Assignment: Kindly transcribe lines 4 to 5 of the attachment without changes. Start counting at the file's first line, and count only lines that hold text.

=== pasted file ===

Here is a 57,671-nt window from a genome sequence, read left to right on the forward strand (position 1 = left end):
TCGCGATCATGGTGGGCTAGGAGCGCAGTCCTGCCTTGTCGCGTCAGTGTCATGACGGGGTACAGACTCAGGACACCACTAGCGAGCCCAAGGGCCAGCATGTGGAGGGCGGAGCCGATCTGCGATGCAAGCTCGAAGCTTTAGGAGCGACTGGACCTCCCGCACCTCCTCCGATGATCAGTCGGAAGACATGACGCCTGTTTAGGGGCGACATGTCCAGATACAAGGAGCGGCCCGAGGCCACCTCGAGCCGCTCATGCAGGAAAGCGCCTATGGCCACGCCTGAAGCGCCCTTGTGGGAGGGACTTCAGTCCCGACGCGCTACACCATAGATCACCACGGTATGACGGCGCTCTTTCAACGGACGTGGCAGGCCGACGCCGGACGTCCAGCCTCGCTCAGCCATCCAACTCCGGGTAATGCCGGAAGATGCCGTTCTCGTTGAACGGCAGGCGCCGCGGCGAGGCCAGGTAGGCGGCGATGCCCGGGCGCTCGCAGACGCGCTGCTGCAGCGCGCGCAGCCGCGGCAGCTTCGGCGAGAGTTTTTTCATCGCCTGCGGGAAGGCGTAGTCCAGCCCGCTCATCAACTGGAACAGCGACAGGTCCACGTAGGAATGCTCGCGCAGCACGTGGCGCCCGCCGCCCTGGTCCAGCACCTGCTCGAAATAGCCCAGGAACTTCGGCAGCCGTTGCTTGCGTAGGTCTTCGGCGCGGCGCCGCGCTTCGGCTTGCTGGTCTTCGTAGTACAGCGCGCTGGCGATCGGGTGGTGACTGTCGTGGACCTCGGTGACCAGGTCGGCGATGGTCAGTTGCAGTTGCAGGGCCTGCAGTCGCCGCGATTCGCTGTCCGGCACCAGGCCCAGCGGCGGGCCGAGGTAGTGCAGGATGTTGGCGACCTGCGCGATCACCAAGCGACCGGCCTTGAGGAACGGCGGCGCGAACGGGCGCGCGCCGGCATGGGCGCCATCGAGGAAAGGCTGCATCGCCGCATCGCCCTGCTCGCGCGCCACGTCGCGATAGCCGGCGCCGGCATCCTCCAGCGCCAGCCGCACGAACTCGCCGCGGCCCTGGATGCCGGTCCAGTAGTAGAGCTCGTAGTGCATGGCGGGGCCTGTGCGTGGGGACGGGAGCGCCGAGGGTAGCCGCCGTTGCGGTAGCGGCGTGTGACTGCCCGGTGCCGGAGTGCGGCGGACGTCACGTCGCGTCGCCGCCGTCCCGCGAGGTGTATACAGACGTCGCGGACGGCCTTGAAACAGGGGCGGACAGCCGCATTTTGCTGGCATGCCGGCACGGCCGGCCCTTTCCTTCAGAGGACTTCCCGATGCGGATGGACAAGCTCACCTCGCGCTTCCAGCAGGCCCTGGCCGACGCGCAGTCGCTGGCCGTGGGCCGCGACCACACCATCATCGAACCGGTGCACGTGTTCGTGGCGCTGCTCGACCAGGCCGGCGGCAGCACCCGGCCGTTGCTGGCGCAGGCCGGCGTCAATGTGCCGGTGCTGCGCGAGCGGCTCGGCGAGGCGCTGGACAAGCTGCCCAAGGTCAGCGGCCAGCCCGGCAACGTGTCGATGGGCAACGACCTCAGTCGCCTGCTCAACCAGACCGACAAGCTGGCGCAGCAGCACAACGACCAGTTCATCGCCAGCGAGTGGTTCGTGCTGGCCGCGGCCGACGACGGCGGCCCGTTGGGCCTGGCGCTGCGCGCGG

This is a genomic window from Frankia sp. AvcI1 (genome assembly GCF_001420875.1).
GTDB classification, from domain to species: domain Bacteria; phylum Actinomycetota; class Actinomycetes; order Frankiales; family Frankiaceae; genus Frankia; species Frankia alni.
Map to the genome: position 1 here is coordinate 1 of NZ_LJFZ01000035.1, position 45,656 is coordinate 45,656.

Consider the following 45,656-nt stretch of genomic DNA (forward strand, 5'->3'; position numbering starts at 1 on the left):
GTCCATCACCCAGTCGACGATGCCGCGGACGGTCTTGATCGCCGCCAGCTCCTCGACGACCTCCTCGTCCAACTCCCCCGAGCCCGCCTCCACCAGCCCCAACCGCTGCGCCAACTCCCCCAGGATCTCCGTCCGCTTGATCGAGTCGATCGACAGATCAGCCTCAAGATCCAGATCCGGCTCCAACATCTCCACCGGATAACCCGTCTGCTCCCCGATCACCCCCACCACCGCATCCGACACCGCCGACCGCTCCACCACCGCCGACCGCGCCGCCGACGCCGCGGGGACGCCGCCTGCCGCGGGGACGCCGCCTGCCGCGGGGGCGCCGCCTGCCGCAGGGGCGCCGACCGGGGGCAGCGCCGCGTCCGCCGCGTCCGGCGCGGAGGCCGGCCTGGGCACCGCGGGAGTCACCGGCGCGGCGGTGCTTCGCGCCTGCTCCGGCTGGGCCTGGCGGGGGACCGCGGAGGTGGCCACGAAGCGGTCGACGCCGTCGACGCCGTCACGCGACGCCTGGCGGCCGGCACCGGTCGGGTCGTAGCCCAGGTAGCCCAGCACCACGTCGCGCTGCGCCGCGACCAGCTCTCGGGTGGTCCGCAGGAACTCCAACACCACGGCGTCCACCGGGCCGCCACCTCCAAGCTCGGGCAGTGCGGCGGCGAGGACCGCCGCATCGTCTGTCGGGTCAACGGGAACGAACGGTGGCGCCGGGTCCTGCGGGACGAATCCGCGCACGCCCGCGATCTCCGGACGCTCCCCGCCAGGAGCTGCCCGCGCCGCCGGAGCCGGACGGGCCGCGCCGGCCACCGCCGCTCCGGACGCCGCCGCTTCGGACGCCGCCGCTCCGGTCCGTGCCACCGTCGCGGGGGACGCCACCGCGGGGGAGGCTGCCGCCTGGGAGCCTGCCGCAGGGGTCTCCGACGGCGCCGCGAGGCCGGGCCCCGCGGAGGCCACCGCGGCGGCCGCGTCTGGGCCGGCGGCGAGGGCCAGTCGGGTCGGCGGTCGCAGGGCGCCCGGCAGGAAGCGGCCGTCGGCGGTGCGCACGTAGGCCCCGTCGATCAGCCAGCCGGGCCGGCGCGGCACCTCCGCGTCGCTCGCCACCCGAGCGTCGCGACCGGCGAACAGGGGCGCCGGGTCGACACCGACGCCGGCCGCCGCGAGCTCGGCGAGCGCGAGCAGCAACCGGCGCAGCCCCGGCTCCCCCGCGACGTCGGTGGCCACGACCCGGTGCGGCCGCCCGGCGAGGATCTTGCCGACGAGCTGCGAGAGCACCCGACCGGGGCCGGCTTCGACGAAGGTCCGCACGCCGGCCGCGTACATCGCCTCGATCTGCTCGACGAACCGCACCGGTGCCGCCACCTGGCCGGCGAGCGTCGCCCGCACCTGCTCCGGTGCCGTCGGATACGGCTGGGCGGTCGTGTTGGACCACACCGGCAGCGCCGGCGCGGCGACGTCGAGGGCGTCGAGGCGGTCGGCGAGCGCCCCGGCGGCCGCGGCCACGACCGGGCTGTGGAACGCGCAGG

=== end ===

GTDB classification, from domain to species: domain Bacteria; phylum Actinomycetota; class Actinomycetes; order Frankiales; family Frankiaceae; genus Frankia; species Frankia alni.
Map to the genome: position 1 here is coordinate 1 of NZ_LJFZ01000035.1, position 45,656 is coordinate 45,656.